Paul Hamilton:

Scotty, you make a very good point. High prices as an influence for change is a good idea -- in theory. But when you are the one getting gored, your attitude changes in a hurry.

The problem with the current situation is that the excessive pricing is pure profit for the oil companies. If there was a supplemental tax on petroleum products which would be completely dedicated to the development of practical alternative-fueled vehicles, I think a lot of folks might at least see it as the light at the end of the tunnel, but this is just greed.

A windfall profits tax addresses the need to curb excessive price gouging, and its a mechanism that, by its mere mention alone, is a price-gouging disincentive the oil companies already understand.

I think the gasoline allowance concept floated by CB is an interesting idea worthy of discussion, but not if it means Castro and Chavez will want to use my guest bedroom every time they come to town.

Having a national "oil-based gasoilne allowance" that reduce our oil imports by say 10%, would reduce our dependency on foreign oil at the same time spurring the development of alternative fuels to fill the void.

That's a bad thing? and why would Chavez and Castro care?

Explain how the local, state or federal government has any constitutional basis for instituting a "Gas Allowance". (Anybody attempting to introduce legislation like that would be laughed out of the room.) Then you may begin to understand where I'm coming from with my reference to Chavez and Castro.

If you really want gas prices to fall (and I do, too), then we need to deregulate enough to allow more oil refineries to be built in the U.S. There haven't been any built in the U.S. for years because of the high costs and regulations associated.

Also, you may find these numbers interesting. I don't see any evidence of "gouging".

From a practical perspective, you may want to consider the impact a "Gasoline Allowance" would have on the U.S. economy. Shipping companies, trucking companies, sales reps, people using cars to deliver their products, rental car/truck companies...how are you going to explain to these companies that they aren't allowed to have any more gas to complete their business transactions?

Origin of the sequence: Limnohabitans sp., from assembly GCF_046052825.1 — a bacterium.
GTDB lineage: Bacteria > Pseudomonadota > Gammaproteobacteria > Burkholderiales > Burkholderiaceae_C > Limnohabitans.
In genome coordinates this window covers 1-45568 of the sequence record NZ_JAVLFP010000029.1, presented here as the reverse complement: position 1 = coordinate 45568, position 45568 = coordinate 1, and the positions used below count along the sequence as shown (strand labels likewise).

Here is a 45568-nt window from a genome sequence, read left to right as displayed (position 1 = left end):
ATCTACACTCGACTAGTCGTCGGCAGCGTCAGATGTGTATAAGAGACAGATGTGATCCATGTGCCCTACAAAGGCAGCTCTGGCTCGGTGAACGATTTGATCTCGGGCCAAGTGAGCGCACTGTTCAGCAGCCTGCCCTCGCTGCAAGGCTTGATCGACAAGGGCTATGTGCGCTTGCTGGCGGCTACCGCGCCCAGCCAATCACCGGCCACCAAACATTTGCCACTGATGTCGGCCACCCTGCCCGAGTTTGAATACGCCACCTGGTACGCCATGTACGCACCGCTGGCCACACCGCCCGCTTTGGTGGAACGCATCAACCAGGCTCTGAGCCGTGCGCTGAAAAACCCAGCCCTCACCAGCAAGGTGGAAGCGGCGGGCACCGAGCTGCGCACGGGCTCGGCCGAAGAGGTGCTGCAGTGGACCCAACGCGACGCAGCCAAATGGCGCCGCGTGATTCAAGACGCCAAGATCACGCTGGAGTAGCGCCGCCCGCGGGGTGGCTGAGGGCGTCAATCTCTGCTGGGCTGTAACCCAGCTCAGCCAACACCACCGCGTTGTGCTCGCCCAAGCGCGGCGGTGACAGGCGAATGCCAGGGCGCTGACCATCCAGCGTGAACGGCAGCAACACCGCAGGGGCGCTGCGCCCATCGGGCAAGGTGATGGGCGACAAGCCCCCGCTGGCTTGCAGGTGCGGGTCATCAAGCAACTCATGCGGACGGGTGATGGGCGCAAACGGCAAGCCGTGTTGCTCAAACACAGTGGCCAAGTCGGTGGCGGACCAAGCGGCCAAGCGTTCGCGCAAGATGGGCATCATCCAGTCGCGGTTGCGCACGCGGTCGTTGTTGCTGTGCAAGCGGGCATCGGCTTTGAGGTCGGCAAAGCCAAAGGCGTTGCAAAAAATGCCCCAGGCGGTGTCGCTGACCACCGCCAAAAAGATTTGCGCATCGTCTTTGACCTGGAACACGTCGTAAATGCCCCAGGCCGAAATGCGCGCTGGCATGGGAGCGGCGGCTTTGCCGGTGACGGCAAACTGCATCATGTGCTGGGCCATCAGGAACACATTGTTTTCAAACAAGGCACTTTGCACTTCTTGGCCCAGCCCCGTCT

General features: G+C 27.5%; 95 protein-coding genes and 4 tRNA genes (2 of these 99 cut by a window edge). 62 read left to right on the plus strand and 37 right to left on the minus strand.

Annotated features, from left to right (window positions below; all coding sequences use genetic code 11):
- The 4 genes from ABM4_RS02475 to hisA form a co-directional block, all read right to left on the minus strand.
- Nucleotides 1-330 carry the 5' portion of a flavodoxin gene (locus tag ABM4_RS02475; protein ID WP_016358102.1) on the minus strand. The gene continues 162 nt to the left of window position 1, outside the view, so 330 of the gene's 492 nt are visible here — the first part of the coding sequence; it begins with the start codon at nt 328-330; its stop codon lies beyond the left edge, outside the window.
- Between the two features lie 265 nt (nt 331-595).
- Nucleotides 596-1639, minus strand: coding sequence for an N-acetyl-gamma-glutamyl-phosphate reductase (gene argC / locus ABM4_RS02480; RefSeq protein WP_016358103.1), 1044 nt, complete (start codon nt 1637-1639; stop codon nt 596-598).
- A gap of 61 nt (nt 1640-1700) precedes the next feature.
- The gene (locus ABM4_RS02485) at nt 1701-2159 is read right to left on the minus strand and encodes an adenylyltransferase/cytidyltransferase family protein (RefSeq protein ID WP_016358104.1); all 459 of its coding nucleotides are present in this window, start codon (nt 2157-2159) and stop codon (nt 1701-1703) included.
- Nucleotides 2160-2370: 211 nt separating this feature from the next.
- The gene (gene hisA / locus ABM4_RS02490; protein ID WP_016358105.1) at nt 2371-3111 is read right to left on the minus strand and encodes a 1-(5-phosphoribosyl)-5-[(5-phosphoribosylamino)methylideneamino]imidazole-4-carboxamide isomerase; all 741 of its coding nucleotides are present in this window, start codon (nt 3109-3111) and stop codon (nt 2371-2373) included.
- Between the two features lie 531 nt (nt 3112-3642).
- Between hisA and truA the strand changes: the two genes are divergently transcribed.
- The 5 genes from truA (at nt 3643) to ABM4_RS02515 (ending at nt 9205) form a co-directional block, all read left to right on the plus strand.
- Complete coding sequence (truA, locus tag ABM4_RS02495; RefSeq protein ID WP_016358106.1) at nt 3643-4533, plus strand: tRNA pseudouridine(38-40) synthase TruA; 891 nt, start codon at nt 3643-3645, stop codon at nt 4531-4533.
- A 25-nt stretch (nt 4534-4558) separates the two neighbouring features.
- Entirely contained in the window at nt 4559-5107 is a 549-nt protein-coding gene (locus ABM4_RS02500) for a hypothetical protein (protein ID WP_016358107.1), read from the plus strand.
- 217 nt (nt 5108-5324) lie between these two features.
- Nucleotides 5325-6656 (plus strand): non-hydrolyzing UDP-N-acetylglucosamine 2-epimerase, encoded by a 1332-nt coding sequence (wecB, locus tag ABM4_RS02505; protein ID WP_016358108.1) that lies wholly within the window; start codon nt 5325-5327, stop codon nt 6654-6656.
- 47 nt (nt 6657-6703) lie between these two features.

A lot of blue collar workers would stand to lose their jobs because of this kind of restriction.

So are you suggesting, Tom, that we need to perhaps subsidize the construction of oil refineries in the U.S.?

How many oil company CEOs are sleeping over at your house this weekend?

"From a practical perspective, you may want to consider the impact a "Gasoline Allowance" would have on the U.S. economy. Shipping companies, trucking companies, sales reps, people using cars to deliver their products, rental car/truck companies...how are you going to explain to these companies that they aren't allowed to have any more gas to complete their business transactions?"

Ok, let's make commerce-related gasoline consumption exempt from the allowance - or give them 105% so they're assured of having more then they need.

Paul Hamilton:

Tom, more refineries are just a band aid. Our addiction to oil is what has put us squarely in the middle of the complete FUBAR called the middle east.

And like it or not, oil as a practical fuel source is running out. The fields where it's accessible at a practical cost are running out. Sooner or later, we will have a real shortage on our hands and we need to have practical alternative-powered vehicles available when it happens. Because the only thing certain is that prices will go up as stocks go down and so long as we need the oil from the mideast we'll have to die for it, and that is simply too high a price when we can do much better on our own.

Subsidize? You think I suggested that? Absolutely not, interesting that you completely made that up.

"Ok, let's make commerce-related gasoline consumption exempt from the allowance - or give them 105% so they're assured of having more then they need."

Oh, yeah, more detailed legislation from an intrusive government. No thanks, I can limit my gas consumption based on cost just fine by myself, thanks. Most of the rest of us who live in a free market system do, too.